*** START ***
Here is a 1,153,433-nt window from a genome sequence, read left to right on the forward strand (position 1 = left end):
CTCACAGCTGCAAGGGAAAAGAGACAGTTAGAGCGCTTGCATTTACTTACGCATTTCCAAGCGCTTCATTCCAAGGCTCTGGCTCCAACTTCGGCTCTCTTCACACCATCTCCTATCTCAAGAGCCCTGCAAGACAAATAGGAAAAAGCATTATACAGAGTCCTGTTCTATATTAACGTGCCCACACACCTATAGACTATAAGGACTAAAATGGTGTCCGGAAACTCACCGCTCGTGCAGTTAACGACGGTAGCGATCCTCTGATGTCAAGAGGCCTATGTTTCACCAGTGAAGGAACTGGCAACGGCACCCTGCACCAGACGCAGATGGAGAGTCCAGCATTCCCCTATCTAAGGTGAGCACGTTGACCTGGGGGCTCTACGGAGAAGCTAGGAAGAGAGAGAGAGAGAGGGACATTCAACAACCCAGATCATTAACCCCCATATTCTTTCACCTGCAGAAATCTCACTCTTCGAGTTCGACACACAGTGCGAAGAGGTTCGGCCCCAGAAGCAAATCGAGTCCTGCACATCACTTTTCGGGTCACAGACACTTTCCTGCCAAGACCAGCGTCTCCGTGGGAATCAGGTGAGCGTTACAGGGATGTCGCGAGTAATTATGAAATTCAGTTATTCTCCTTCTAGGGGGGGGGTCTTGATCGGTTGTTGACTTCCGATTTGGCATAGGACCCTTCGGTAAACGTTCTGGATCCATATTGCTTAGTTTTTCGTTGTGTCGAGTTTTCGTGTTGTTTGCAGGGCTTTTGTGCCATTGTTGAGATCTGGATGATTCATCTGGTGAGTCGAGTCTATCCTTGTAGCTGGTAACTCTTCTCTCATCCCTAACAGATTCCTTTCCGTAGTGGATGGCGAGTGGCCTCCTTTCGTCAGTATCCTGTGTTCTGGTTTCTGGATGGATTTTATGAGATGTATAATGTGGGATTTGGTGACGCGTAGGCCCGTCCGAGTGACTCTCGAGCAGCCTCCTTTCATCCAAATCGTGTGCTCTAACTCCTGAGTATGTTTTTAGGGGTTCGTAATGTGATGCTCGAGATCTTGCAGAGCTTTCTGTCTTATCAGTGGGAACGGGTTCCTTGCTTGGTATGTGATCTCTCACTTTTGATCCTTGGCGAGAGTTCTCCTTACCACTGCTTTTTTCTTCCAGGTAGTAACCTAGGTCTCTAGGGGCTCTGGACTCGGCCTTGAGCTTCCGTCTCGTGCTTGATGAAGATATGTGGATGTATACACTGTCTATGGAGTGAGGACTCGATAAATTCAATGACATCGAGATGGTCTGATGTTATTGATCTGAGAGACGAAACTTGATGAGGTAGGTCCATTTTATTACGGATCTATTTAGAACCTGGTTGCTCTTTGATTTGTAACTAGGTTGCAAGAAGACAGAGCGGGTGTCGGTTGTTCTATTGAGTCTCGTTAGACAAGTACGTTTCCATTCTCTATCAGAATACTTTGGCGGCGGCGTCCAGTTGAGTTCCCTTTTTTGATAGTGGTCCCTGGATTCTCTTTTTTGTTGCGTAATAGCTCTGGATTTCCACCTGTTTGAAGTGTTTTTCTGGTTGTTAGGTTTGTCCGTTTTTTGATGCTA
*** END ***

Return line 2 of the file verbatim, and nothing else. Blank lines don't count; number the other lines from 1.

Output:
CTCACAGCTGCAAGGGAAAAGAGACAGTTAGAGCGCTTGCATTTACTTACGCATTTCCAAGCGCTTCATTCCAAGGCTCTGGCTCCAACTTCGGCTCTCTTCACACCATCTCCTATCTCAAGAGCCCTGCAAGACAAATAGGAAAAAGCATTATACAGAGTCCTGTTCTATATTAACGTGCCCACACACCTATAGACTATAAGGACTAAAATGGTGTCCGGAAACTCACCGCTCGTGCAGTTAACGACGGTAGCGATCCTCTGATGTCAAGAGGCCTATGTTTCACCAGTGAAGGAACTGGCAACGGCACCCTGCACCAGACGCAGATGGAGAGTCCAGCATTCCCCTATCTAAGGTGAGCACGTTGACCTGGGGGCTCTACGGAGAAGCTAGGAAGAGAGAGAGAGAGAGGGACATTCAACAACCCAGATCATTAACCCCCATATTCTTTCACCTGCAGAAATCTCACTCTTCGAGTTCGACACACAGTGCGAAGAGGTTCGGCCCCAGAAGCAAATCGAGTCCTGCACATCACTTTTCGGGTCACAGACACTTTCCTGCCAAGACCAGCGTCTCCGTGGGAATCAGGTGAGCGTTACAGGGATGTCGCGAGTAATTATGAAATTCAGTTATTCTCCTTCTAGGGGGGGGGTCTTGATCGGTTGTTGACTTCCGATTTGGCATAGGACCCTTCGGTAAACGTTCTGGATCCATATTGCTTAGTTTTTCGTTGTGTCGAGTTTTCGTGTTGTTTGCAGGGCTTTTGTGCCATTGTTGAGATCTGGATGATTCATCTGGTGAGTCGAGTCTATCCTTGTAGCTGGTAACTCTTCTCTCATCCCTAACAGATTCCTTTCCGTAGTGGATGGCGAGTGGCCTCCTTTCGTCAGTATCCTGTGTTCTGGTTTCTGGATGGATTTTATGAGATGTATAATGTGGGATTTGGTGACGCGTAGGCCCGTCCGAGTGACTCTCGAGCAGCCTCCTTTCATCCAAATCGTGTGCTCTAACTCCTGAGTATGTTTTTAGGGGTTCGTAATGTGATGCTCGAGATCTTGCAGAGCTTTCTGTCTTATCAGTGGGAACGGGTTCCTTGCTTGGTATGTGATCTCTCACTTTTGATCCTTGGCGAGAGTTCTCCTTACCACTGCTTTTTTCTTCCAGGTAGTAACCTAGGTCTCTAGGGGCTCTGGACTCGGCCTTGAGCTTCCGTCTCGTGCTTGATGAAGATATGTGGATGTATACACTGTCTATGGAGTGAGGACTCGATAAATTCAATGACATCGAGATGGTCTGATGTTATTGATCTGAGAGACGAAACTTGATGAGGTAGGTCCATTTTATTACGGATCTATTTAGAACCTGGTTGCTCTTTGATTTGTAACTAGGTTGCAAGAAGACAGAGCGGGTGTCGGTTGTTCTATTGAGTCTCGTTAGACAAGTACGTTTCCATTCTCTATCAGAATACTTTGGCGGCGGCGTCCAGTTGAGTTCCCTTTTTTGATAGTGGTCCCTGGATTCTCTTTTTTGTTGCGTAATAGCTCTGGATTTCCACCTGTTTGAAGTGTTTTTCTGGTTGTTAGGTTTGTCCGTTTTTTGATGCTA